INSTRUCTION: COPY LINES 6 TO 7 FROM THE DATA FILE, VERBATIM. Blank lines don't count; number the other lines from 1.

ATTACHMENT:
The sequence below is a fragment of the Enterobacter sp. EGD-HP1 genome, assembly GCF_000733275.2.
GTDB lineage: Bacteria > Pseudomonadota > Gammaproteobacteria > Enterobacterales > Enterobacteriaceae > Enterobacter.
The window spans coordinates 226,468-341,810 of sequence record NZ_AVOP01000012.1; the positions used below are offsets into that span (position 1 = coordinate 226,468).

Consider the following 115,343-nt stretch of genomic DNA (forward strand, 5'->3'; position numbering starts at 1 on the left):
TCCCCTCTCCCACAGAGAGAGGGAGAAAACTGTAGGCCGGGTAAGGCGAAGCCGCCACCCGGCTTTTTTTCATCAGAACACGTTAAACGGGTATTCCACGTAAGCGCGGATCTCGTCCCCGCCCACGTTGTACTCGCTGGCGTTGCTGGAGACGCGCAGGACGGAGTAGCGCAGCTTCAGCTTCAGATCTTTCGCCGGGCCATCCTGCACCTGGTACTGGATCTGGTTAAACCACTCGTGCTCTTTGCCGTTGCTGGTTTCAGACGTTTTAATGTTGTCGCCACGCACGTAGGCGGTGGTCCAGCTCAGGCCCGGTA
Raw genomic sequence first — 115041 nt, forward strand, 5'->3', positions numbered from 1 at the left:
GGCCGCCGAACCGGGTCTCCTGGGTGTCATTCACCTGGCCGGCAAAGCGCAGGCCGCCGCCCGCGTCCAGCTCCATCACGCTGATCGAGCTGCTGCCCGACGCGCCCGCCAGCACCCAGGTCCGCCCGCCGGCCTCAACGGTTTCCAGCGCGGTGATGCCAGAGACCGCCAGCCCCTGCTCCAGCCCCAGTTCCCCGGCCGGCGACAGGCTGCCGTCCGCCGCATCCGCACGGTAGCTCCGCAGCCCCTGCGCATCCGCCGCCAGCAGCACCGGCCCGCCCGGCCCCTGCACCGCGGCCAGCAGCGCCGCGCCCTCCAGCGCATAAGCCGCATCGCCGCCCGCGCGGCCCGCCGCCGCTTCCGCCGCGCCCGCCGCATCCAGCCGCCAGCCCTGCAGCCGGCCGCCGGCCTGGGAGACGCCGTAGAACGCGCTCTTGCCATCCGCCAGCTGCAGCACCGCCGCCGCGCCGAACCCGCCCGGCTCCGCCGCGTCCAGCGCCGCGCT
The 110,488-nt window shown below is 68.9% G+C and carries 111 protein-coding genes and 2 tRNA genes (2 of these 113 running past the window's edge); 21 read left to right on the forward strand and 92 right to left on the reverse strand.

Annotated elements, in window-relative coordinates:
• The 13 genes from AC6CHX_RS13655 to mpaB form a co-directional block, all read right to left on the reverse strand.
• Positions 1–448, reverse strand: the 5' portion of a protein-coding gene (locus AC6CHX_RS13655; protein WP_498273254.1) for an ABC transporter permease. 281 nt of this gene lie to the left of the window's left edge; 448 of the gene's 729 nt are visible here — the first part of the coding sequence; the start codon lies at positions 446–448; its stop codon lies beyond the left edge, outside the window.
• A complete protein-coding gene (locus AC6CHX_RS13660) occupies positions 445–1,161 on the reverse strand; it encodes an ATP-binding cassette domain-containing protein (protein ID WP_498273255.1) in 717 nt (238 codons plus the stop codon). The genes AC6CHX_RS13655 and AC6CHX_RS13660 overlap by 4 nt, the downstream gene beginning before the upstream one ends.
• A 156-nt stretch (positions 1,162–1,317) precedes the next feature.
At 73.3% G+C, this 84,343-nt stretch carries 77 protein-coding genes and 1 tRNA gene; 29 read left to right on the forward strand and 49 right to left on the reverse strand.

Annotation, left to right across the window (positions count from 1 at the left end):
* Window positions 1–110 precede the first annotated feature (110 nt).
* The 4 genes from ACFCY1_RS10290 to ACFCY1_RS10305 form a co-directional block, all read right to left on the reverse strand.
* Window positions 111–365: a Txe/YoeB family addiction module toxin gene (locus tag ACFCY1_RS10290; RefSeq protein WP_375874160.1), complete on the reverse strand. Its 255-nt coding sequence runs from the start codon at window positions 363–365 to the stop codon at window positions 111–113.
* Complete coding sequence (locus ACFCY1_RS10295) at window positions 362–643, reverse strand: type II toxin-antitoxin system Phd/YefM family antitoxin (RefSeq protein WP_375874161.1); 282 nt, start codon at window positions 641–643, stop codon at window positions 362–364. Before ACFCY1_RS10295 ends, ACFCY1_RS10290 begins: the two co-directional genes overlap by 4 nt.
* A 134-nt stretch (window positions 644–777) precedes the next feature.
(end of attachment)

Raw genomic sequence first — 115041 nt, forward strand, 5'->3', positions numbered from 1 at the left:
GGCCGCCGAACCGGGTCTCCTGGGTGTCATTCACCTGGCCGGCAAAGCGCAGGCCGCCGCCCGCGTCCAGCTCCATCACGCTGATCGAGCTGCTGCCCGACGCGCCCGCCAGCACCCAGGTCCGCCCGCCGGCCTCAACGGTTTCCAGCGCGGTGATGCCAGAGACCGCCAGCCCCTGCTCCAGCCCCAGTTCCCCGGCCGGCGACAGGCTGCCGTCCGCCGCATCCGCACGGTAGCTCCGCAGCCCCTGCGCATCCGCCGCCAGCAGCACCGGCCCGCCCGGCCCCTGCACCGCGGCCAGCAGCGCCGCGCCCTCCAGCGCATAAGCCGCATCGCCGCCCGCGCGGCCCGCCGCCGCTTCCGCCGCGCCCGCCGCATCCAGCCGCCAGCCCTGCAGCCGGCCGCCGGCCTGGGAGACGCCGTAGAACGCGCTCTTGCCATCCGCCAGCTGCAGCACCGCCGCCGCGCCGAACCCGCCCGGCTCCGCCGCGTCCAGCGCCGCGCT